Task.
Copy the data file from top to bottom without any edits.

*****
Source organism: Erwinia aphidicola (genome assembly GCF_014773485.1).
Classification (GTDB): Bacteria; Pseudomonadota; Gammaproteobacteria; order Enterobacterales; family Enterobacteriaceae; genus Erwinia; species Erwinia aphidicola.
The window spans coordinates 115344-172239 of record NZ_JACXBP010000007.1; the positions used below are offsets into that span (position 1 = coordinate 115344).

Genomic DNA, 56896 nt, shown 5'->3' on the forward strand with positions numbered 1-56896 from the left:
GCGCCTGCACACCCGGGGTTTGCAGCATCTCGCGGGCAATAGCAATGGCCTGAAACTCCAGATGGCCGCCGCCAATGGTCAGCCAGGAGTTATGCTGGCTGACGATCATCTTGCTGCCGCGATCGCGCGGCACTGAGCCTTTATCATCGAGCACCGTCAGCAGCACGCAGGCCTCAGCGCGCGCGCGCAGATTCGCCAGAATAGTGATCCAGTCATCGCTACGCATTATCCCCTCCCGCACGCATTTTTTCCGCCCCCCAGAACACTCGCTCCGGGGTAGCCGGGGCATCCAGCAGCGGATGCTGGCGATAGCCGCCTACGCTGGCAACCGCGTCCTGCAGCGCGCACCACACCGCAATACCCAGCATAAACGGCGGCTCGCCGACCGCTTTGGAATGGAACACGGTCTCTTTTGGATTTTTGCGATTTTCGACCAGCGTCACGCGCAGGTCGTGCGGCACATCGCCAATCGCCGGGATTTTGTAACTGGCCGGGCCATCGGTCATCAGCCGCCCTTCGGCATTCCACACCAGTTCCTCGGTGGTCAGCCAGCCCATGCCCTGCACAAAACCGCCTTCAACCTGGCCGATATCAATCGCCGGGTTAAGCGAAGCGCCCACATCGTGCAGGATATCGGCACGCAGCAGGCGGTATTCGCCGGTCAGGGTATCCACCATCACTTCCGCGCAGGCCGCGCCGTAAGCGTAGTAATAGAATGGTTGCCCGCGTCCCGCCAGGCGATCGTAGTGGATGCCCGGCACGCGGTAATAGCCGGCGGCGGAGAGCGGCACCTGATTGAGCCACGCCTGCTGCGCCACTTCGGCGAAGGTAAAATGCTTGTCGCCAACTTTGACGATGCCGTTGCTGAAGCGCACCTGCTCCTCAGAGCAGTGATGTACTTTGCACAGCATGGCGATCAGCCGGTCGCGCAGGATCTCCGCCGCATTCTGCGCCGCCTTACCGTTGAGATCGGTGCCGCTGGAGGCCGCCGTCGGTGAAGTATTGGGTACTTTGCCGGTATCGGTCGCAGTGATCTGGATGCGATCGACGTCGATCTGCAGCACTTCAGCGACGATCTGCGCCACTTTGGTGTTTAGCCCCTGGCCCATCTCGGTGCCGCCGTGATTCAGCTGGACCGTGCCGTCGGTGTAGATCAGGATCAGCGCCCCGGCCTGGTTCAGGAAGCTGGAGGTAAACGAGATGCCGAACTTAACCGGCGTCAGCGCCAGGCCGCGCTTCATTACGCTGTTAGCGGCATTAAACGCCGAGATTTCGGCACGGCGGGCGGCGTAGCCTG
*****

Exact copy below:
Source organism: Erwinia aphidicola (genome assembly GCF_014773485.1).
Classification (GTDB): Bacteria; Pseudomonadota; Gammaproteobacteria; order Enterobacterales; family Enterobacteriaceae; genus Erwinia; species Erwinia aphidicola.
The window spans coordinates 115344-172239 of record NZ_JACXBP010000007.1; the positions used below are offsets into that span (position 1 = coordinate 115344).

Genomic DNA, 56896 nt, shown 5'->3' on the forward strand with positions numbered 1-56896 from the left:
GCGCCTGCACACCCGGGGTTTGCAGCATCTCGCGGGCAATAGCAATGGCCTGAAACTCCAGATGGCCGCCGCCAATGGTCAGCCAGGAGTTATGCTGGCTGACGATCATCTTGCTGCCGCGATCGCGCGGCACTGAGCCTTTATCATCGAGCACCGTCAGCAGCACGCAGGCCTCAGCGCGCGCGCGCAGATTCGCCAGAATAGTGATCCAGTCATCGCTACGCATTATCCCCTCCCGCACGCATTTTTTCCGCCCCCCAGAACACTCGCTCCGGGGTAGCCGGGGCATCCAGCAGCGGATGCTGGCGATAGCCGCCTACGCTGGCAACCGCGTCCTGCAGCGCGCACCACACCGCAATACCCAGCATAAACGGCGGCTCGCCGACCGCTTTGGAATGGAACACGGTCTCTTTTGGATTTTTGCGATTTTCGACCAGCGTCACGCGCAGGTCGTGCGGCACATCGCCAATCGCCGGGATTTTGTAACTGGCCGGGCCATCGGTCATCAGCCGCCCTTCGGCATTCCACACCAGTTCCTCGGTGGTCAGCCAGCCCATGCCCTGCACAAAACCGCCTTCAACCTGGCCGATATCAATCGCCGGGTTAAGCGAAGCGCCCACATCGTGCAGGATATCGGCACGCAGCAGGCGGTATTCGCCGGTCAGGGTATCCACCATCACTTCCGCGCAGGCCGCGCCGTAAGCGTAGTAATAGAATGGTTGCCCGCGTCCCGCCAGGCGATCGTAGTGGATGCCCGGCACGCGGTAATAGCCGGCGGCGGAGAGCGGCACCTGATTGAGCCACGCCTGCTGCGCCACTTCGGCGAAGGTAAAATGCTTGTCGCCAACTTTGACGATGCCGTTGCTGAAGCGCACCTGCTCCTCAGAGCAGTGATGTACTTTGCACAGCATGGCGATCAGCCGGTCGCGCAGGATCTCCGCCGCATTCTGCGCCGCCTTACCGTTGAGATCGGTGCCGCTGGAGGCCGCCGTCGGTGAAGTATTGGGTACTTTGCCGGTATCGGTCGCAGTGATCTGGATGCGATCGACGTCGATCTGCAGCACTTCAGCGACGATCTGCGCCACTTTGGTGTTTAGCCCCTGGCCCATCTCGGTGCCGCCGTGATTCAGCTGGACCGTGCCGTCGGTGTAGATCAGGATCAGCGCCCCGGCCTGGTTCAGGAAGCTGGAGGTAAACGAGATGCCGAACTTAACCGGCGTCAGCGCCAGGCCGCGCTTCATTACGCTGTTAGCGGCATTAAACGCCGAGATTTCGGCACGGCGGGCGGCGTAGCCTG